миграция и торговля людьми

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Amnesty Cautions Against the Criminalisation of Clients Clause in Northern Irish Trafficking Bill

The Human Trafficking and Exploitation Bill proposed by Lord Morrow currently being considered in Northern Ireland could, if passed into law, usefully place support for victims of human trafficking on a statutory basis and amalgamate some existing legislation into one single Act. The Bill includes a clause that recommends the criminalisation of the purchase of sex to reduce demand for trafficking.

La Strada International's statement for International Women’s Day 2014

La Strada International statement for International Women’s Day 2014, “Equality for women is progress for all”

On 8 March 2014, International Women’s Day, La Strada international, the European network against trafficking in human beings, calls for full empowerment and integration of women in all levels of economic, social and cultural activities.

New Resource on Insider Led Migrant Sex Work Research

A new resource has been uploaded on our website. The paper uses an example from Scarlet Alliance, Australian Sex Workers' Association and argues for more insider research on migrant sex work and trafficking. The paper is detailed and takes the reader through all the ethical considerations, processes and outcomes of a large scale multilingual migrant sex worker research project

12 anti-trafficking NGOs criticise Mary Honeyball report

La Strada International (LSI), the European NGO Network against Trafficking in Human Beings, and its partners in the LSI NGO platform – who are united against trafficking in human beings, have issued a statement strongly opposing the report by the FEMM committee that was drafted by Mary Honeyball. The report on ‘sexual exploitation and prostitution and its impact on gender equality’ calls for the so-called ‘Swedish Model’.

Collateral Damage: The Impact of Anti-Trafficking Measures on Human Rights around the World

The Global Alliance Against the Trafficking in Women's anthology 'Collateral Damage' reviews the experience of eight specific countries (Australia, Bosnia and Herzegovina (BiH), Brazil, India, Nigeria, Thailand, the United Kingdom, and the United States). The report attempts to assess what the impact  of anti-trafficking measures have been for a variety of people living and working there, or migrating into or out of these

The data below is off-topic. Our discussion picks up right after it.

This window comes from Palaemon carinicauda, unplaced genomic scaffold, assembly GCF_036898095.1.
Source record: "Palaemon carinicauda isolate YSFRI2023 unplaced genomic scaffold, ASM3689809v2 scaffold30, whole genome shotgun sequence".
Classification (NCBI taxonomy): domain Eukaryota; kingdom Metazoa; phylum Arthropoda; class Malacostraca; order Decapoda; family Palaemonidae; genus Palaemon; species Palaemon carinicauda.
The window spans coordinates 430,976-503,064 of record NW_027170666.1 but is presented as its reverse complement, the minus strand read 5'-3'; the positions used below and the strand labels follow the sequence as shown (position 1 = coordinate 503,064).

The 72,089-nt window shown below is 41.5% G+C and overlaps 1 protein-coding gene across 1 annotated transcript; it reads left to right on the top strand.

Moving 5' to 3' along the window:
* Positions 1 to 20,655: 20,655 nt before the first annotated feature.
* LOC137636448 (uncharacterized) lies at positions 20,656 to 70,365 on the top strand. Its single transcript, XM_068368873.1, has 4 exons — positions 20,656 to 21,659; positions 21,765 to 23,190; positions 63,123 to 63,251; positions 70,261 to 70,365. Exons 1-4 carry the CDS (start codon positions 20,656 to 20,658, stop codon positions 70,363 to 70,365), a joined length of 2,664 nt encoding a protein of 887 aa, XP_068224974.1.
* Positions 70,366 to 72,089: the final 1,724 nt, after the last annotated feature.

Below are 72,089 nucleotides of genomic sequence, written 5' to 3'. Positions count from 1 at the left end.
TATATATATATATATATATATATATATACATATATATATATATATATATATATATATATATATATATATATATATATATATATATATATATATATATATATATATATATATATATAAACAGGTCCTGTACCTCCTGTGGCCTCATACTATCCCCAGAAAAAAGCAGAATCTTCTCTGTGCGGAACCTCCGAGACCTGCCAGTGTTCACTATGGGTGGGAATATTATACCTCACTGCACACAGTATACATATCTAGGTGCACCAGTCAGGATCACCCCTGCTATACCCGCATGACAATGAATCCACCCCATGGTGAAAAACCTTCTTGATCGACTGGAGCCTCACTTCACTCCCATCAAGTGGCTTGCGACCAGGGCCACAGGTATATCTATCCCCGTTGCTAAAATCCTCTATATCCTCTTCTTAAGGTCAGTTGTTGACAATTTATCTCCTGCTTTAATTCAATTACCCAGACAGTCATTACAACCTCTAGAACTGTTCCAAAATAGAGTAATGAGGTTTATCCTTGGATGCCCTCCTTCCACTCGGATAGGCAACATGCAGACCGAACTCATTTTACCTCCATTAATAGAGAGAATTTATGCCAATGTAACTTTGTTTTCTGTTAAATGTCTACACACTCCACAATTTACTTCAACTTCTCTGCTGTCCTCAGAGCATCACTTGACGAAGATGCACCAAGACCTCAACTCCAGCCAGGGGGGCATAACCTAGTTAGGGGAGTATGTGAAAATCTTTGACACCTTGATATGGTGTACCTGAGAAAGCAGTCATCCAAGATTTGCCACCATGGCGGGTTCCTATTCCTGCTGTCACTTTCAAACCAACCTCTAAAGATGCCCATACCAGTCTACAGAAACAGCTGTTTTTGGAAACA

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Comments on the USA Trafficking In Persons Report 2013

Although migrant sex workers in Thailand are grateful for the concern showed for their well-being they would like to ask people read their report “Hit & Run” rather than the TIP report on Thailand which is again disappointing in so many ways. In brief, the TIP report is very poorly written; there is a complete lack of accountability; it is full of sweeping assumptions and generalizations; conclusions are based on guesswork rather than evidence e.g. “sex tourism may fuel human trafficking - presumably then there is an equal chance that it may not? The chronic problem they have with accurate and credible numbers persists e.g. according to the first TIP report 2001 there were 700,000 people trafficked globally but now the same report claims 27 million people are trafficked. . It is not credible academically and not accessible to migrant communities.  The report adds no new or useful information to the previous reports.

Rescuing Trafficking from Ideological Capture: Prostitution Reform and Anti-Trafficking Law and Policy

This article offers a historical account and critical assessment of the prostitution-reform debates’ considerable influence on anti-trafficking law and policy development over the last decade. The article exposes the difficulties of translating anti-prostitution ideology, borne out of closely held moral and ethical beliefs, into effective governance strategies.

Human Trafficking and Sex Work

This concise guide to the difference between sex work and trafficking - and what a response to trafficking grounded in sex worker rights looks like - discusses the key differences between sex work and trafficking; the differences that make the habitual conflation of the two not only inaccurate but also a hinderance to tackling actual exploitation, and a threat to the human rights of sex workers.

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